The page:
OK, that’s enough of words and crazy equations. Implementing this in R is going to be easier than those equations might suggest. I’ll run through the code we need line by line. First we define a simple function to generate random values from a multivariate normal: this is in the manual for **mgcv** and saves us loading another package just for this:

Next we extract a few things that we need from the fitted GAM

The first is the Bayesian covariance matrix of the model coefficients, (). This () is conditional upon the smoothing parameter(s). If you want a version that adjusts for the smoothing parameters being estimated rather than known values, add `unconditional = TRUE`

to the `vcov()`

call. Second, we define our grid of (x) values over which we want a confidence band. Then we generate predictions and standard errors from the model for the grid of values. The last line just extracts out the standard errors of the fitted values for use later.

Now we are ready to generate simulations of the maximum absolute standardized deviation of the fitted model from the true model. We set the pseudo-random seed to make the results reproducible and specify the number of simulations to generate.

Next, we want `N`

draws from (

\[\begin{bmatrix} \boldsymbol{\hat{\beta}} - \boldsymbol{\beta} \\ \mathbf{\hat{u}} - \mathbf{u} \\ \end{bmatrix}\]

), which is approximately distributed multivariate normal with mean vector () and covariance matrix `Vb`

Now we calculate ((x) - f(x)), which is given by (

\[\begin{bmatrix} \boldsymbol{\hat{\beta}} - \boldsymbol{\beta} \\ \mathbf{\hat{u}} - \mathbf{u} \\ \end{bmatrix}\]

) evaluated at the grid of (x) values

The first line evaluates the basis function at () and the second line computes the deviations between the fitted and true parameters. Then we find the absolute values of the standardized deviations from the true model. Here we do this in a single step for all simulations using `sweep()`

The maximum of the absolute standardized deviations at the grid of (x) values for each simulation is computed via an `apply()`

call

The last step is to find the critical value used to scale the standard errors to yield the simultaneous interval; here we calculate the critical value for a 95% simultaneous confidence interval/band

The critical value estimated above is 3.205. Intervals generated using this value will be 1.6 times larger than the point-wise interval shown above.

Now that we have the critical value, we can calculate the simultaneous confidence interval. In the code block below I first add the grid of values (`newd`

) to the fitted values and standard errors at those new values and then augment this with upper and lower limits for a 95% simultaneous confidence interval (`uprS`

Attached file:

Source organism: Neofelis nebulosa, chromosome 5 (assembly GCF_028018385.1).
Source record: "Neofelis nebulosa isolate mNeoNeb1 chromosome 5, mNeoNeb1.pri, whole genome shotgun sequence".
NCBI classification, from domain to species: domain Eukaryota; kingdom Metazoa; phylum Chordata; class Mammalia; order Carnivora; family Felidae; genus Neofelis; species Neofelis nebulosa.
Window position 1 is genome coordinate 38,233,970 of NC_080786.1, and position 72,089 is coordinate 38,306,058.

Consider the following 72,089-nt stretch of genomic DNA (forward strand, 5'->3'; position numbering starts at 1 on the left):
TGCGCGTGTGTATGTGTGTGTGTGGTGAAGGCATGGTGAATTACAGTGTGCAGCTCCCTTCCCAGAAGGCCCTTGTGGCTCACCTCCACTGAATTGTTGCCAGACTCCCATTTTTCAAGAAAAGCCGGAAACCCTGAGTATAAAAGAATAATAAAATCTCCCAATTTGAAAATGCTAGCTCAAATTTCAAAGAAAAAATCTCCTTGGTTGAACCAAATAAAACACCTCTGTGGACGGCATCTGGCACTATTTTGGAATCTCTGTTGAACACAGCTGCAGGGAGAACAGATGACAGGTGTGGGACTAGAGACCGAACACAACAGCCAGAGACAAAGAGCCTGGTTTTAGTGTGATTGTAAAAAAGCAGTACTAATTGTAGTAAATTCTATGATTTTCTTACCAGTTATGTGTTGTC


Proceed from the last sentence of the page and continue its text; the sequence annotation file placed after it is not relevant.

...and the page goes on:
and `lwrS`

), as well as the usual 95% point-wise intervals for comparison (`uprP`

and `lwrP`

). Then I plot the two intervals:

Finally, I’m going to look at the coverage properties of the interval we just created, which is something I should have done in the older post as it would have shown, as we’ll see, that the old interval I wrote about wasn’t even close to having the correct coverage properties.

Start by drawing a large sample from the posterior distribution of the fitted model. Note that this time, we’re simulating from a multivariate normal with mean vector given by the estimated model coefficients

`fits`

now contains N = 10^{4} draws from the model posterior. Before we look at how many of the 10^{4} samples from the posterior are entirely contained within the simultaneous interval, choose 30 at random and stack them in so-called tidy form for use with `ggplot()`

What we’ve done in this post can be summarized in the figure below

It shows the fitted model and the 95% simultaneous and point-wise confidence intervals, and is augmented with 30 draws from the posterior distribution of the GAM. As you can see, many of the lines lie outside the point-wise confidence interval. The situation is quite different with the simultaneous interval; only a couple of the posterior draws go outside of the 95% simultaneous interval, which is what we’d expect for a 95% interval. So that’s encouraging!

As a final check we’ll look at the proportion of all the posterior simulations that lie entirely within the simultaneous interval. To facilitate this we create a little wrapper function, `inCI()`

, which returns `TRUE`

if all the evaluation points () lie within the stated interval and `FALSE`

otherwise. This is then applied to each posterior simulation (column of `fits`

) and we do this for the simultaneous intervals and the point-wise version. The final two lines work out what proportion of the posterior simulations lie within the two confidence intervals.

As you can see, the point-wise confidence interval includes just a small proportion of the posterior simulations, but the simultaneous interval contains approximately the right number of simulations for a 95% interval.

So how bad are the intervals I created in the old post? They should as bad as the 95% point-wise interval, and they are

So, there we have it — a proper 95% simultaneous confidence interval for a penalised spline. Now I just need to go back to that old post and strike out all reference to *simultaneous*…

###
References

Marra, G., and Wood, S. N. (2012). Coverage properties of confidence intervals for generalized additive model components. *Scandinavian journal of statistics, theory and applications* 39, 53–74. doi:10.1111/j.1467-9469.2011.00760.x.

Nychka, D. (1988). Bayesian confidence intervals for smoothing splines. *Journal of the American Statistical Association* 83, 1134–1143. doi:10.1080/01621459.1988.10478711.

Ruppert, D., Wand, M. P., and Carroll, R. J. (2003). *Semiparametric regression*. Cambridge University Press.